Oil hits $50 a barrel for first time this year

The price of oil has gone above $50 a barrel for the first
time in 2016 as supply disruptions and increased global
demand continue to fuel a recovery.
The benchmark Brent crude price hit $50.07 a barrel in
Asian trade.
The rise followed US data on Thursday showing that oil
inventories had fallen, largely due to supply disruptions
following fires in Canada.
Brent crude has now risen 80% since it hit 13-year lows of
below $28 a barrel at the start of the year.
US crude oil inventories fell by 4.2 million barrels to 537.1
million barrels in the week to May 20, according to US
Department of Energy data.
Canada is the biggest supplier to the US and wildfires in the
western provinces have knocked out about a million barrels
a day.
Talks in recent months between Opec and Russia about
freezing oil production had already helped prices recover.
Short-term disruptions to oil supplies have also lifted the
price, as they have offset higher production from Iran and
Saudi Arabia.
As well as the disruption to key oil production facilities in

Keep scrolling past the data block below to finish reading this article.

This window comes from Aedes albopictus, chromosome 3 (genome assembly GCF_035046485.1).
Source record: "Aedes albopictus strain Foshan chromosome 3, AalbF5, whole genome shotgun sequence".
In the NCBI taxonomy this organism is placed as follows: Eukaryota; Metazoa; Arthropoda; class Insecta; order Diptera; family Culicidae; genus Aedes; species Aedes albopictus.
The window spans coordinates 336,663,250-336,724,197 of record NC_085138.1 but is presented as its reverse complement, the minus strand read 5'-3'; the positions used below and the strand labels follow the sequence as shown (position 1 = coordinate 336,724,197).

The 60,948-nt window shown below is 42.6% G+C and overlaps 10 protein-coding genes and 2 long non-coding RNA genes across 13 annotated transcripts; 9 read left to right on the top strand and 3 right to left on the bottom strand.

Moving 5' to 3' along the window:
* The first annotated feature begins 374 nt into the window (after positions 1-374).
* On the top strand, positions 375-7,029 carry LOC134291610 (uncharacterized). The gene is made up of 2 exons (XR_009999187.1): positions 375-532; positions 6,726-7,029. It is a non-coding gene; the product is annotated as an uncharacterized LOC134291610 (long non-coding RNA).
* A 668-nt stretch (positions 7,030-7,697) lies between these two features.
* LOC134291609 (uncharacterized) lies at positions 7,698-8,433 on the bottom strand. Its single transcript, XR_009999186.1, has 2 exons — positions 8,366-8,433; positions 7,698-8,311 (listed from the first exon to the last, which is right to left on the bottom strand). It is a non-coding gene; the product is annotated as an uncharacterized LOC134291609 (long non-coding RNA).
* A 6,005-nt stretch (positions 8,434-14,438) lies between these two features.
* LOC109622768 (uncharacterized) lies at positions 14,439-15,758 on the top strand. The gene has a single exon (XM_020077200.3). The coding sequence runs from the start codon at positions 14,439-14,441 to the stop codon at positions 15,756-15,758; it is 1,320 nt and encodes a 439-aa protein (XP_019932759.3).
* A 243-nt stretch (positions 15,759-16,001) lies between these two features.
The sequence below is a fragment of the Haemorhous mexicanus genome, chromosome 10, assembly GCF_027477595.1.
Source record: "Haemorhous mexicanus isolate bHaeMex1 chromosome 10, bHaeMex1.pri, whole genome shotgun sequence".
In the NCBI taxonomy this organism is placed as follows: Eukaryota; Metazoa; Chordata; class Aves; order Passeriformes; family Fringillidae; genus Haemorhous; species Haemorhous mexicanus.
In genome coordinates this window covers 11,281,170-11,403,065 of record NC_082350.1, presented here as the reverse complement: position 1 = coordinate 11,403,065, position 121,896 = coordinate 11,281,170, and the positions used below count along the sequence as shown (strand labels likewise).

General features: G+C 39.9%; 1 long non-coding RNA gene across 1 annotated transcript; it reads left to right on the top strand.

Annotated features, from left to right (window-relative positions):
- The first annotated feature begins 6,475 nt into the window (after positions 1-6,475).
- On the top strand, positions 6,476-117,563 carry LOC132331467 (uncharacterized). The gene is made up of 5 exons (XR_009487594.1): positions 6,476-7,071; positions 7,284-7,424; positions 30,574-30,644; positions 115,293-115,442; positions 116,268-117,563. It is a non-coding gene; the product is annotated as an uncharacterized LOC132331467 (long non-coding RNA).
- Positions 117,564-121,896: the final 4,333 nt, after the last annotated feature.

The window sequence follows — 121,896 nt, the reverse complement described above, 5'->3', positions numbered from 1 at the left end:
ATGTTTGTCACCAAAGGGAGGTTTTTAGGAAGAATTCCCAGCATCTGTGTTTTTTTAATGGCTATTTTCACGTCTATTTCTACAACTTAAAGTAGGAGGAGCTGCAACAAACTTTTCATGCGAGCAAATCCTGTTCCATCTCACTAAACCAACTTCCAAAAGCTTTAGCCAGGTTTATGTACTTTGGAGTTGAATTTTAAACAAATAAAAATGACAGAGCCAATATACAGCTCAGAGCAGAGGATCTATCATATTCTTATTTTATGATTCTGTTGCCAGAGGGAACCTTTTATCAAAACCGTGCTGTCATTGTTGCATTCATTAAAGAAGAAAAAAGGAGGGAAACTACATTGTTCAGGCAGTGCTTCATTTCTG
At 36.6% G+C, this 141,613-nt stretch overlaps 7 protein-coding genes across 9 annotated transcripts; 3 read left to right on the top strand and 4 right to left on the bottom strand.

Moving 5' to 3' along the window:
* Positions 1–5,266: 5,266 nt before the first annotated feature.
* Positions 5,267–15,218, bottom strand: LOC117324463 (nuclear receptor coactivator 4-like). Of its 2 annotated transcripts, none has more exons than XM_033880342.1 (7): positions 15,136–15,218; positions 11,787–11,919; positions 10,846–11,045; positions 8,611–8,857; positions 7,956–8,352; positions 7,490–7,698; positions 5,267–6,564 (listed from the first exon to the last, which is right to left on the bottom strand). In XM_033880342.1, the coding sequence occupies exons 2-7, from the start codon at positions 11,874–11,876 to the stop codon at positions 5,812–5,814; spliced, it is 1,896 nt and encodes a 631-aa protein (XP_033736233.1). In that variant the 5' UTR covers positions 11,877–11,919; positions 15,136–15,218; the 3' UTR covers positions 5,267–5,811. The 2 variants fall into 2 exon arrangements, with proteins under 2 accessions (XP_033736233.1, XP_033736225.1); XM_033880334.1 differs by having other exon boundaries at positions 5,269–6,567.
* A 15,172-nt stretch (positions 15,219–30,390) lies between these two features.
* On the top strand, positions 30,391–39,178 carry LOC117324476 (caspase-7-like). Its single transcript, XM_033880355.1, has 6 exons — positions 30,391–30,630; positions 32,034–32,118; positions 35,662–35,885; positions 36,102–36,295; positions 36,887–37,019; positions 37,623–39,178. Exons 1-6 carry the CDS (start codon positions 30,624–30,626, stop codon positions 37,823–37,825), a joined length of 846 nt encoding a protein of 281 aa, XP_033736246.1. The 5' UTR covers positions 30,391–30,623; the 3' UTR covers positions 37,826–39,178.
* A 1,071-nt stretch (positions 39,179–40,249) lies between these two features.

Canada, attacks by militant groups continue to restrict oil
pipelines in Nigeria.
Demand has also been better than expected from major
economies such as China, India and Russia.
‘Surprises’
Against this improving backdrop, analysts are starting to
modestly raise their forecasts.
Goldman Sachs said earlier this month that it now expected
oil prices to consistently hit $50 a barrel in the second half
of 2016 and $60 by the end of 2017.
The US bank said: “The oil market continues to deliver its
share of surprises, with low prices driving disruptions in
Nigeria, higher output in Iran and better demand.
“With each of these shifts significant in magnitude, the oil
market has gone from nearing storage saturation to being in
deficit much earlier than we expected.”
Recovery
In a sign of growing confidence, oil companies have also
started preparing for higher prices.
BP said last month it had budgeted for prices of at least
between $50 and $55 a barrel in 2017.
Also last month US oil producer Pioneer Natural Resources
announced plans to add up to 10 new rigs when the oil price
recovers to $50.
Adam Laird, an investment manager at Hargreaves
Lansdown, told the BBC: “This is an area that’s been starved
of resources and investment and that psychological barrier
[of $50] could be enough to make some executives
reassess.”
However, Mr Laird cautioned the price volatility was likely to
continue. “It’s too early to say this is the beginning of the big
rebound,” he said.
Abhishek Deshpande, an oil markets analyst at Natixis,
agreed and said: “We believe that the market is going up,
but if it goes too quickly there will be auto-corrections.”

Advertisements